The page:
Before the Phillies’ first spring-training game, manager Joe Girardi gave the 15 or so players who are vying for about 10 spots on the opening-day roster what amounted to two weeks’ notice.

“I’m not going to evaluate them in the first two weeks,” Girardi said on Feb. 26. “That’s for them to get ready to compete. Once we get past the two-week mark, then we have to start evaluating.”

Time’s up, gentlemen.

The 28-game exhibition schedule reaches its midpoint Sunday, when the Phillies face the Pittsburgh Pirates in Bradenton, Fla. With two weeks’ worth of games down and two to go, here’s what we know:

Barring injuries or setbacks, 16 players are locks to make the team: starting pitchers Aaron Nola, Zack Wheeler, and Zach Eflin; relievers Archie Bradley, Héctor Neris, and José Alvarado; catchers J.T. Realmuto and Andrew Knapp; infielders Rhys Hoskins, Jean Segura, Didi Gregorius, and Alec Bohm; outfielders Bryce Harper and Andrew McCutchen; and utilitymen Scott Kingery and Brad Miller, who tweaked his rib cage during warmups Saturday. Beyond them, Matt Moore and Chase Anderson are sitting pretty as the presumptive fourth and fifth starters.

That leaves center field, five seats in the bullpen, and depending on who wins the center-field job, two or three bench spots unclaimed.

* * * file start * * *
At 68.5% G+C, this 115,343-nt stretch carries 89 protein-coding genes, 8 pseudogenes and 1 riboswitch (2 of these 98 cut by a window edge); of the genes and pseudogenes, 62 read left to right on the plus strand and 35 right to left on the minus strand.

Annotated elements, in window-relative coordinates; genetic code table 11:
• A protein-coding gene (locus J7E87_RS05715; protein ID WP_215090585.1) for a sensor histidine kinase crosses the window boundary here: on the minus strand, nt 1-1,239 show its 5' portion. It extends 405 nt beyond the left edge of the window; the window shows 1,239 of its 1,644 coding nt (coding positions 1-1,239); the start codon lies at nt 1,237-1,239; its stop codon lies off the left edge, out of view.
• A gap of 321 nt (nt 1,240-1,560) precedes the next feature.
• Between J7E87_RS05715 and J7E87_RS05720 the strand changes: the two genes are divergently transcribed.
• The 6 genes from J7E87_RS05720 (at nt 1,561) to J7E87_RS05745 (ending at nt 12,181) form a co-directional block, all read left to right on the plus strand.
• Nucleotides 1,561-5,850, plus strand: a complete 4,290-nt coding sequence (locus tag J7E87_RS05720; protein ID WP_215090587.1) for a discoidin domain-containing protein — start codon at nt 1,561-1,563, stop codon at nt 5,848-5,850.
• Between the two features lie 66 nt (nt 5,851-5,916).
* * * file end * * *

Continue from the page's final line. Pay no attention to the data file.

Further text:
Some insight into where those races stand after Girardi’s two-week grace period:

Center field: Three’s company

Odúbel Herrera went 4 for 9 with a home run through three exhibition games, perhaps setting the pace in a competition that Girardi labeled “up for grabs” after Adam Haseley bowed out with a groin strain.

But Kingery remains the logical choice.

Think about it: Eight months ago, the Phillies committed to Kingery at second base. And although he was one of the least productive players in the majors last year (.159/.228/.283, 35 strikeouts in 113 at-bats), most team officials and evaluators give him a mulligan after overcoming COVID-19 and coping with back and shoulder injuries.

Herrera is seeking a second chance after his May 2019 arrest on charges of simple assault and knowingly causing bodily injury to his 20-year-old girlfriend. But he isn’t on the 40-man roster, has barely played in the last 22 months, and is receiving less public support from some teammates (notably Harper) than others.

Unless Herrera goes on a two-week tear at the plate, the Phillies can rationalize sending the former All-Star to the alternate site for more at-bats and biding their time before making another 40-man decision.

» READ MORE: Phillies say Odúbel Herrera’s place on team will be determined by his play, not his past

Roman Quinn, the opening-day center fielder last year, also remains in the mix. But like Kingery, he needs to strike out less, reach base more, and put his track-star speed to better use.

There hasn’t been a hotter hitter in camp than Mickey Moniak, characterized repeatedly by Girardi as “interesting.” But it feels like the former No. 1 overall pick is a dark horse because he’s gotten fewer at-bats against lower-quality pitching than the other candidates.